The thing virtually every book I’ve read on investing has in common is a recommendation that part of a portfolio be invested in bonds, and it took me a long time to understand why.
I finally did come to a few conclusions on this score, which I shared in this modestly interesting thread on the Saverocity Forum.
I’d like to take a slightly different approach to the same question, through the prism of some financial independence bloggers who are kind enough to share their actual investment portfolios online (or at least what they claim to be their actual investment portfolios). These aren’t bloggers I necessarily follow myself, but are rather bloggers who seem to have a general attitude towards investing that reflects mine: invest as much as possible in funds that cost as little as possible.
The White Coat Investor
Here’s the latest investment portfolio shared by the White Coat Investor blog:
- 75% Stock
- 50% US Stock
- Total US Stock Market 17.5%
- Extended Market 10%
- Microcaps 5%
- Large Value 5%
- Small Value 5%
- REITs 7.5%
- 25% International Stock
- Developed Markets 15%
- Small International 5%
- Emerging Markets 5%
- 25% Bonds
- Nominal Bonds (G Fund) 12.5%
- TIPS 12.5%
Physician on FIRE
Here’s the latest investment portfolio shared by Physician on FIRE:
I’m a bit confused by how JL Collins describes his holdings, but I think he claims to be currently holding:
- 75%-80% VTSAX (Total US Stock Market)
- 25% VBTLX (Total US Bond Market)
- 5% “cash”
What benefits might diversifying investments conceivably provide?
If you happen to be a fan of these bloggers, trust me when I say I’m not trying to “criticize” these investment decisions. In an era of comprehensive historical market data and cheap or free backtesting data, I’m sure these portfolios have a higher (lower?) Sharpe ratio (or whatever) than my portfolio, and if that’s what you want then you can build such a portfolio yourself, or copy one of theirs.
But unless you know why you’re constructing your portfolio in the way you are, it seems to me vanishingly unlikely such a portfolio is the straightest path towards achieving your investment goals.
Of course, there’s no sense in talking about “diversifying” a portfolio unless you have a portfolio in the first place, so I’ll use as a “baseline” portfolio the Vanguard Total Stock Market Index Fund, VTSAX, a fund that all three of the bloggers above use as their largest single holding. Why might a well-informed investor/blogger deviate from that portfolio?
- The belief that another asset class will provide a higher return on investment. This appears to be the logic behind the White Coat Investor and Physician on FIRE portfolios, with their addition of small-cap, mid-cap, and value funds to the core VTSAX holding. The investors appears to believe that such funds will generate higher returns than the market-cap-weighted total stock market index.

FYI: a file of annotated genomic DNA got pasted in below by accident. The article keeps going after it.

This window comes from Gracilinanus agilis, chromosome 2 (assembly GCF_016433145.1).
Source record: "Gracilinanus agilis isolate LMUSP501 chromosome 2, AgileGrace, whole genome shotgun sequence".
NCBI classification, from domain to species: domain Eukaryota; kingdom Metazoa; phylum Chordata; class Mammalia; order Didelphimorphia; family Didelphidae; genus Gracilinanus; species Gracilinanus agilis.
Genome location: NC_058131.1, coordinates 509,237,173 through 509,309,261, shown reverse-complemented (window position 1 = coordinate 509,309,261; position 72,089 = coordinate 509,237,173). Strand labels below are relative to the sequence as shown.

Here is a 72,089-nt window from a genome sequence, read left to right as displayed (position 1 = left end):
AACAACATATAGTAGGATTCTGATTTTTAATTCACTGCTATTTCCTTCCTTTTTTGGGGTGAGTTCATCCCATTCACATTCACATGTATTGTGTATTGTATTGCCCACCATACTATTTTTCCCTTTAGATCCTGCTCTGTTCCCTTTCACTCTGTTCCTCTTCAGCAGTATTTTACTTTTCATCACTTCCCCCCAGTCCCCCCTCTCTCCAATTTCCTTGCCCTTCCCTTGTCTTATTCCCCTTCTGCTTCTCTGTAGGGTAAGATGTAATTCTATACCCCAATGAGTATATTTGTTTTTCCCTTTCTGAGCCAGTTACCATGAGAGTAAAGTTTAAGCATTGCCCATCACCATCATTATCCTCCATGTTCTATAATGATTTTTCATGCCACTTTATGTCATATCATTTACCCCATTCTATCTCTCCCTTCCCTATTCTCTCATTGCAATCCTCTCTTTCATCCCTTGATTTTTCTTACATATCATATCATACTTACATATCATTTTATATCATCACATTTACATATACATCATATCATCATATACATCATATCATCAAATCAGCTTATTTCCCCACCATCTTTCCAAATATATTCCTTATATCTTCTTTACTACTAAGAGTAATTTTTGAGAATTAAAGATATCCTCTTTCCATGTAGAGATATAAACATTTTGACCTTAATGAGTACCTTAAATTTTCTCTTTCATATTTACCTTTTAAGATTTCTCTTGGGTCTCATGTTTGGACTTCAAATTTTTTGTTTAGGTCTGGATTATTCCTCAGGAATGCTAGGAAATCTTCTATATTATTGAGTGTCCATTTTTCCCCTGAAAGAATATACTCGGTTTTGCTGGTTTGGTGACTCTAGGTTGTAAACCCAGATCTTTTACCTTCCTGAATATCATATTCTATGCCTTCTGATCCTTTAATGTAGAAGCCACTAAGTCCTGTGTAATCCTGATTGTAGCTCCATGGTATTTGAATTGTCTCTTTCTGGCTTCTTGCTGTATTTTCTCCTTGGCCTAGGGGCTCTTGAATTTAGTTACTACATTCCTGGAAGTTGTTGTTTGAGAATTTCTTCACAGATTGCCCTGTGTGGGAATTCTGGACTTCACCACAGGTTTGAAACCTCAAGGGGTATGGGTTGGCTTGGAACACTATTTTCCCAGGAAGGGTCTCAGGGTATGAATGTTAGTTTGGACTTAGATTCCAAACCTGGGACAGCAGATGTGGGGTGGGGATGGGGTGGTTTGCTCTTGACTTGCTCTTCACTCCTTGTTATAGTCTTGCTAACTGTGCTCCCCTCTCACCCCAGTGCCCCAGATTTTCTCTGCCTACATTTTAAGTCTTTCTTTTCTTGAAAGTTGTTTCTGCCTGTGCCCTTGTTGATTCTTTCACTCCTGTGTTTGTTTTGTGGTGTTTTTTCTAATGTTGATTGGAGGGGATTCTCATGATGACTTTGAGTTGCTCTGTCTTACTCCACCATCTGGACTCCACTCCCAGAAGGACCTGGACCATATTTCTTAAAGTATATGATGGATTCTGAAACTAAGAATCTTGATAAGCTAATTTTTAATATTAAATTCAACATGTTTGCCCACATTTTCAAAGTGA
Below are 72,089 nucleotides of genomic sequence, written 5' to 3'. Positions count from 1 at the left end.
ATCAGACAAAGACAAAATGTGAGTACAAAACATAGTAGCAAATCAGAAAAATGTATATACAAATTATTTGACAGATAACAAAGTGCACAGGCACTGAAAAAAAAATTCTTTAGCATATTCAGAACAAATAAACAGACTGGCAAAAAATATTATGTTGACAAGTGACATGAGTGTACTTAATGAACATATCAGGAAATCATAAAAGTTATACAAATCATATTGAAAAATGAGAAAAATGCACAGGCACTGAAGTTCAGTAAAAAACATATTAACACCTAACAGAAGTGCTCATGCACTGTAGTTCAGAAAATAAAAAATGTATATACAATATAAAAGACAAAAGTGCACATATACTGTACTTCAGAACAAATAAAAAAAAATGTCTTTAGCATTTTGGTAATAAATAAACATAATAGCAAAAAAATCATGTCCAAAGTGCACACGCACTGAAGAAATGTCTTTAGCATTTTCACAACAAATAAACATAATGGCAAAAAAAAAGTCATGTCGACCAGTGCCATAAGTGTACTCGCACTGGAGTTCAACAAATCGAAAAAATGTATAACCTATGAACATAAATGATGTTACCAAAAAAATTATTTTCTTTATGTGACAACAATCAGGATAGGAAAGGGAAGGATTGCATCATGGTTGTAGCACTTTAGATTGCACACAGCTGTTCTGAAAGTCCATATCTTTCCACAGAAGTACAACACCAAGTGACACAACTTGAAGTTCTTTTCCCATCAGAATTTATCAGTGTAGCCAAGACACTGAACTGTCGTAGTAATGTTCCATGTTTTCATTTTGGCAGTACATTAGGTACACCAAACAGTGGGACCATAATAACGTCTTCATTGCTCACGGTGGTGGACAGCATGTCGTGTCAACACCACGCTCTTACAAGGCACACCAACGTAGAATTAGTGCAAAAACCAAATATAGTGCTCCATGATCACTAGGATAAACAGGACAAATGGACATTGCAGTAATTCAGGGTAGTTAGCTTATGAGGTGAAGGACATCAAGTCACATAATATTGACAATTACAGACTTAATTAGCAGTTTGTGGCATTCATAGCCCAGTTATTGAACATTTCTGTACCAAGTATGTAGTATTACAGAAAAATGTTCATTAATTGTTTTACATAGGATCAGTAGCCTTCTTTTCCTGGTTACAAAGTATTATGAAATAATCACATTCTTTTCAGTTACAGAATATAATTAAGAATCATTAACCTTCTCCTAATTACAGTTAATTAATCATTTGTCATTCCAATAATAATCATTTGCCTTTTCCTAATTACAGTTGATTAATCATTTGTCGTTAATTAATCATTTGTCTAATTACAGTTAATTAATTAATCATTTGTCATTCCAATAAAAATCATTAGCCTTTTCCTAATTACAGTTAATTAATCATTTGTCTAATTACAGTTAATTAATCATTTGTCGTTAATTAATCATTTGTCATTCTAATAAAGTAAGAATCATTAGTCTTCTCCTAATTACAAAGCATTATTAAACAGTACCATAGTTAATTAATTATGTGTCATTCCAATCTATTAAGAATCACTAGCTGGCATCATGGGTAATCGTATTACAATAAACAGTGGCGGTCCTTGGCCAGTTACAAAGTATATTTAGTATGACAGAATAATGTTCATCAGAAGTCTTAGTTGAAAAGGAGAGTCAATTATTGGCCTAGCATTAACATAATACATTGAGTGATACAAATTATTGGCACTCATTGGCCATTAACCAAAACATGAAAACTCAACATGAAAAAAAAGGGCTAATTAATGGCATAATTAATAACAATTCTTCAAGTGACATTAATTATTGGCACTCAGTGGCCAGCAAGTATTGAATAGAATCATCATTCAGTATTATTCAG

- The belief that an additional asset class will provide a more stable account balance. I don’t know why an investor would be interested, in general, in the stability of their account balance, but it is a fixture of financial writing that this is something people are, in fact, deeply interested in. This is how JL Collins explains his bond holdings: “Bonds provide income, tend to smooth out the rough ride of stocks and are a deflation hedge. Deflation is what the Fed is currently fighting so hard and it is what pulled the US into the Great Depression. Very scary” (emphasis his).
- Tax-loss harvesting. As Physician on FIRE explains, “Some of the complexity comes from tax loss harvesting, which results in me holding four funds in the taxable account, rather than two.” In other words, he does not believe that his added diversification will improve returns and he doesn’t believe it will lead to a more stable account balance, he diversifies solely for the purposes of not having substantially similar funds in his taxable account so he can trade them against one another for tax reasons.
If you want to diversify, first figure out why
After all the research I’ve done into investing, I was personally shocked to learn this, so don’t be surprised if it’s a shock to you as well: diversification doesn’t increase long-term returns. Diversification only increases long-term risk-adjusted returns, which is to say, returns adjusted for volatility in your nominal account balances. If you don’t care about your nominal account balances, diversification away from equities is a pure drag on your investment performance.
You may, in fact, be the kind of investor that cares deeply about your account balances, in which case, frankly, I don’t have any recommendation besides a heavy allocation to cash (here’s a great resource for high-interest checking accounts you might consider).
But if you’re a long-term investor who doesn’t care about your nominal account balances, you should diversify away from broad market indices only with caution and only when you have good reasons for doing so.